Judging from the results that have come in so far, the MQM appears set to win the highly publicised by-election in NA-246 Karachi by a clear margin, leaving both the JI and the PTI fighting for the second position. Barring a few minor incidents here and there, the election was conducted rather peacefully amidst CCTV cameras and constant supervision by the Rangers. Perhaps the Election Commission should have extended the deadline to facilitate aspiring voters in view of the slow pace of voting at several polling stations.

Are there any lessons to be learnt from the by-election? Indeed. Firstly, everyone must acknowledge that the MQM has a genuine vote bank. Despite intense scrutiny and supervision, the MQM is still leading. The party is here to stay. Secondly, the PTI and media should realise that theatrics on television screens cannot do away with ground realities. The PTI and the JI were doing better on the media, but on the streets of Azizabad, the MQM prevailed as expected. Thirdly, cornering a political party, or giving that impression, can also work in its favour. When workers and supporters feel that everyone from the military establishment to the media is ganging up against them, they are more likely to mobilise and retaliate as they did through the ballot. PTI’s onslaught through the media and the operations by the Rangers lent credibility to the MQM’s narrative of victimisation.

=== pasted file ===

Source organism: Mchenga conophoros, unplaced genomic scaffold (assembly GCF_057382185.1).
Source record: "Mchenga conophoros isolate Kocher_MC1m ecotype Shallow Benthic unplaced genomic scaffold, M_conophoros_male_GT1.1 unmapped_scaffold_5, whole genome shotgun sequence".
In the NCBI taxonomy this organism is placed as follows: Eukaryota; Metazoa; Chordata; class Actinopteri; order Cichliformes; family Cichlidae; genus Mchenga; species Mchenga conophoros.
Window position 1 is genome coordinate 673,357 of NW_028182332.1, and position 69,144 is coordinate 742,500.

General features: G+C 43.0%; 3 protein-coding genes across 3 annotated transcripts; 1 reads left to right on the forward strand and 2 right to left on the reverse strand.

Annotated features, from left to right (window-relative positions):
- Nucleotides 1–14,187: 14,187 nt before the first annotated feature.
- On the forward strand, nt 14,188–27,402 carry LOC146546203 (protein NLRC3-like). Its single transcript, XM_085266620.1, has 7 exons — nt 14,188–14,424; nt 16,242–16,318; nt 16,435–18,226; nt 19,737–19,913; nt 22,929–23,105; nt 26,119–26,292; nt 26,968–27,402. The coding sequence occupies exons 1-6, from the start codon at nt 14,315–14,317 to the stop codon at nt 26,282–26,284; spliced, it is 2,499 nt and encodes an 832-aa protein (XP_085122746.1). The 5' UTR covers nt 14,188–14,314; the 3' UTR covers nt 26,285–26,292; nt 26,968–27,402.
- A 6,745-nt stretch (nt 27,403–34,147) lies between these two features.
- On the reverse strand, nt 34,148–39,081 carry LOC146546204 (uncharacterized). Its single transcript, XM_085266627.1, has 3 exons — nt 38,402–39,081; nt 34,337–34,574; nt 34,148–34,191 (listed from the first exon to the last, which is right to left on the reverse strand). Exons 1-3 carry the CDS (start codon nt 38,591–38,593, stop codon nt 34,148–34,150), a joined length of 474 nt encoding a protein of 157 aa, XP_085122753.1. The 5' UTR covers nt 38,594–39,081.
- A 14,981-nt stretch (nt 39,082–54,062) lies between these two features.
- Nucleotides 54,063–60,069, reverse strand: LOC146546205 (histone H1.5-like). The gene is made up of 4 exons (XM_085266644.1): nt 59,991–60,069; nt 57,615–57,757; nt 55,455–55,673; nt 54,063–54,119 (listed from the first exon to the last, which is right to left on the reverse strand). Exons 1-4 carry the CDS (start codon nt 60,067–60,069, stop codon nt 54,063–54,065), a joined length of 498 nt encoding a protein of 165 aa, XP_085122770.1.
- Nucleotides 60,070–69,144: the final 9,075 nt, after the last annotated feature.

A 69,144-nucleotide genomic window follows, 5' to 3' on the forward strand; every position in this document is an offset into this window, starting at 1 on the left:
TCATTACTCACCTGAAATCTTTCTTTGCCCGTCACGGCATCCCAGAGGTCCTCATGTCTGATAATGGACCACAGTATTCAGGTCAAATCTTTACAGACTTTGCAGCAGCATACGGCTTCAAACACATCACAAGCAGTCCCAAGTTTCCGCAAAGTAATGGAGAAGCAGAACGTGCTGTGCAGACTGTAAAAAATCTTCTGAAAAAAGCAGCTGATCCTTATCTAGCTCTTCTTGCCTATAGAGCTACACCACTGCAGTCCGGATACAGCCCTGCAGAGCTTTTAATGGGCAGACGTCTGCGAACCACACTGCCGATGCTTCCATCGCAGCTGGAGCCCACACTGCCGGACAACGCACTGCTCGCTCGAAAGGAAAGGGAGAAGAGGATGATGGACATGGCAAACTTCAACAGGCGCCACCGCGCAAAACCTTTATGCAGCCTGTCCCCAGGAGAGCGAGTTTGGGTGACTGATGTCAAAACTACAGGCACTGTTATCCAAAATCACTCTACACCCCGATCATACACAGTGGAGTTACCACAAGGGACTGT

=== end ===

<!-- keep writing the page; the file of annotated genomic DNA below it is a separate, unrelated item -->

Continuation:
It was interesting to note that as the day progressed, the PTI lowered its expectations. Before, it was about defeating MQM. When that didn’t appear likely, the PTI decided to pat itself on the back for merely participating in the election. It was no longer about PTI Chairman Imran Khan’s many claims or numbers, but about everything else. The party should understand that its popularity on Twitter is not reflective of the situation on ground. So far, the PTI seems to be accepting the result whereas the JI is insistent that the election wasn’t free or fair. It is about time that the party lets reality sink in: it doesn’t enjoy the sort of support that it once did in the megacity. There always exists an option between being a loser and a sore loser. However, the violence in Karimabad allegedly perpetrated by MQM supporters was unfortunate. Perhaps the most important lesson for the MQM in this by-election, is this: it can survive, even flourish, without resorting to violence or coercion.